Making a new book of poemsMaking a new book of poems offers the same challenges as making a new poem -- only now they're multiplied. As with any single poem that's new (as with all new art), nobody can tell you about the final version -- it doesn't exist yet. You can't turn to an expert, because nobody's an expert on what you haven't yet made.
A book manuscript takes these individual poem challenges and extends them to a table of contents. Yes, eventually you can make some arrangement reflecting some sort of internal criteria as to what's worth including and what's not. And however tentative those judgments, you can then send this prototype to various readers whom you trust (presuming you're lucky enough to have such readers). Presuming they are willing and generous, you then become the happy recipient of a new set of challenges, namely trying to figure out how to hear and make use of those comments.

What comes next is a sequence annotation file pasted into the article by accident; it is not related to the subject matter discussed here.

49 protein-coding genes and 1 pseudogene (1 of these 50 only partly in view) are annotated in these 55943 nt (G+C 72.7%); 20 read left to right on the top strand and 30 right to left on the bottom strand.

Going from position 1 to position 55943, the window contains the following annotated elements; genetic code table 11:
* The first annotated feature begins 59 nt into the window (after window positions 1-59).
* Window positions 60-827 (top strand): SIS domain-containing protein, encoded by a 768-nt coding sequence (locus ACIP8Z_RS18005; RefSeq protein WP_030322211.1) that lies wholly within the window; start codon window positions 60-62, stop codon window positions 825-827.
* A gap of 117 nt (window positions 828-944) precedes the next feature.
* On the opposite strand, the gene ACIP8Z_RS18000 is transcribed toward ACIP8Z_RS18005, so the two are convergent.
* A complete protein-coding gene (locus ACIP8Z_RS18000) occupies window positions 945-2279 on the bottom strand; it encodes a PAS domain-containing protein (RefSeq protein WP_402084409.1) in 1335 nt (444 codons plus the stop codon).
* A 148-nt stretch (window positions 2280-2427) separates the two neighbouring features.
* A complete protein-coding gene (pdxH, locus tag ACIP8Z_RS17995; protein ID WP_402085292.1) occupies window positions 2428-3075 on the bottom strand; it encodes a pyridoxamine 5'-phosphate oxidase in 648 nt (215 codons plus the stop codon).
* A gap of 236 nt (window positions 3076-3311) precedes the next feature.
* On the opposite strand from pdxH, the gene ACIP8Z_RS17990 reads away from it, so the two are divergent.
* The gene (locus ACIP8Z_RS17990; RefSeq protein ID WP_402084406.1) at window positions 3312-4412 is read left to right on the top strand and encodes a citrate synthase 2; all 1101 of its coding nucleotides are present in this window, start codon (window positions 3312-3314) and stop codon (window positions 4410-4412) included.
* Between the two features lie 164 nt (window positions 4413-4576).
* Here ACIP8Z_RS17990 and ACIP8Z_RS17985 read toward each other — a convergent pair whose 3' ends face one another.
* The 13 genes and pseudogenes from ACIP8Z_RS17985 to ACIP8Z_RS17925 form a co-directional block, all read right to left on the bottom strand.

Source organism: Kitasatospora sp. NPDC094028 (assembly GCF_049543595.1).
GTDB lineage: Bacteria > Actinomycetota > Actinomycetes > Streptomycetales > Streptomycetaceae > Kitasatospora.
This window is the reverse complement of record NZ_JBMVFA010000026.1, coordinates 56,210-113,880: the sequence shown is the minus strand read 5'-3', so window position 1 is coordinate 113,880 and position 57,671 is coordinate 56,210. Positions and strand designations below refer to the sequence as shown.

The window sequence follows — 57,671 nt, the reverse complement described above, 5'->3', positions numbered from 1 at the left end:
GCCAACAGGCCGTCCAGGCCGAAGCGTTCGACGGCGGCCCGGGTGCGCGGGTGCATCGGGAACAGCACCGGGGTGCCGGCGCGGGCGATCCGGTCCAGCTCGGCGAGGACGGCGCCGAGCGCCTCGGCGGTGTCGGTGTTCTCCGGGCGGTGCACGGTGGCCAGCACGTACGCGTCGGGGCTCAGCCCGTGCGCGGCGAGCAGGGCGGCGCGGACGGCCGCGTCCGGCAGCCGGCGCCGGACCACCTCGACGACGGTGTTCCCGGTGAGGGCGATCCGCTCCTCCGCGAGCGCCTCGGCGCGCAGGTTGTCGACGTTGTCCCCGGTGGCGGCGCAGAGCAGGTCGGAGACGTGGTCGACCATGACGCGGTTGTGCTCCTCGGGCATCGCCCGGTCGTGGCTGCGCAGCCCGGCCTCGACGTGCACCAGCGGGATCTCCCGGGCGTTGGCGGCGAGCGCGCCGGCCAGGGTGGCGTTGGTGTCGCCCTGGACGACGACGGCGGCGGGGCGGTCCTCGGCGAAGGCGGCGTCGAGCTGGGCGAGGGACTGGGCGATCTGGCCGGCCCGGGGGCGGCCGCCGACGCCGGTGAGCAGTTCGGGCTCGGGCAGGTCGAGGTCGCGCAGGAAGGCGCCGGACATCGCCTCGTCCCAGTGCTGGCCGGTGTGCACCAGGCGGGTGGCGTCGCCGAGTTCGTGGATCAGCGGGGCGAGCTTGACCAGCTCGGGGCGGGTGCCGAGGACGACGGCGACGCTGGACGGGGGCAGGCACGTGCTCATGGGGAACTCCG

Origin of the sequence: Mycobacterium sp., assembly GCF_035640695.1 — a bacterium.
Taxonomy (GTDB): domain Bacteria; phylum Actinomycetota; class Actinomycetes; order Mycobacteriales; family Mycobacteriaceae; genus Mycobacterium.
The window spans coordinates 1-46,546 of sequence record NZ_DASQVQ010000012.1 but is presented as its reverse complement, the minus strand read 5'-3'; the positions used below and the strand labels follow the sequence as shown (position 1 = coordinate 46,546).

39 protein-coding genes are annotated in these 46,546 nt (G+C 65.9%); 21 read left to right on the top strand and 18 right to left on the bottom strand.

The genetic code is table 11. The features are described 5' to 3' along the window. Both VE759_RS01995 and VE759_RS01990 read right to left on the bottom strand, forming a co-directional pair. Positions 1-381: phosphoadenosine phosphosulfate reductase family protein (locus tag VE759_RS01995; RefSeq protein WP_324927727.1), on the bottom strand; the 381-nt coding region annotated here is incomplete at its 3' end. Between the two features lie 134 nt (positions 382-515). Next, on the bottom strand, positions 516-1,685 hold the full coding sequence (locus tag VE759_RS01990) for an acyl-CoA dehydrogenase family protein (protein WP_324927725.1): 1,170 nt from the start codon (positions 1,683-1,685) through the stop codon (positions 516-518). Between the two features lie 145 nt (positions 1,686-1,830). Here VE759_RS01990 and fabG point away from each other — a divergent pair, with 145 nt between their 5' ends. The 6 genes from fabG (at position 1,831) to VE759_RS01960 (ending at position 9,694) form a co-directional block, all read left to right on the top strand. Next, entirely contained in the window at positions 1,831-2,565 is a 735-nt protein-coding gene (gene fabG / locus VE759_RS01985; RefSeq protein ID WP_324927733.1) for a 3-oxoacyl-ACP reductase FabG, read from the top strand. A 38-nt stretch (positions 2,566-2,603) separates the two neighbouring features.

Sooner or later you must do what any artist making new art must do: you have to figure out what you're up to, satisfy as best you can your own internal criteria, and then take responsibility for the result.
So maybe this is how it works: you immerse yourself in what you have, you carry it all around in your head, adding and subtracting, rearranging, rethinking. You scatter it all on a big floor, and while time goes awry you experiment with various orderings. Then you carry that around in your head. Then you do this again. Distractions intervene, you lose ground, regroup. Slowly the alignments announce themselves and get confirmed.
Repeating all of this to oneself helps a little. Repeating all of this to oneself can offer the illusion of comfort.
And this is no small part of the fun of it.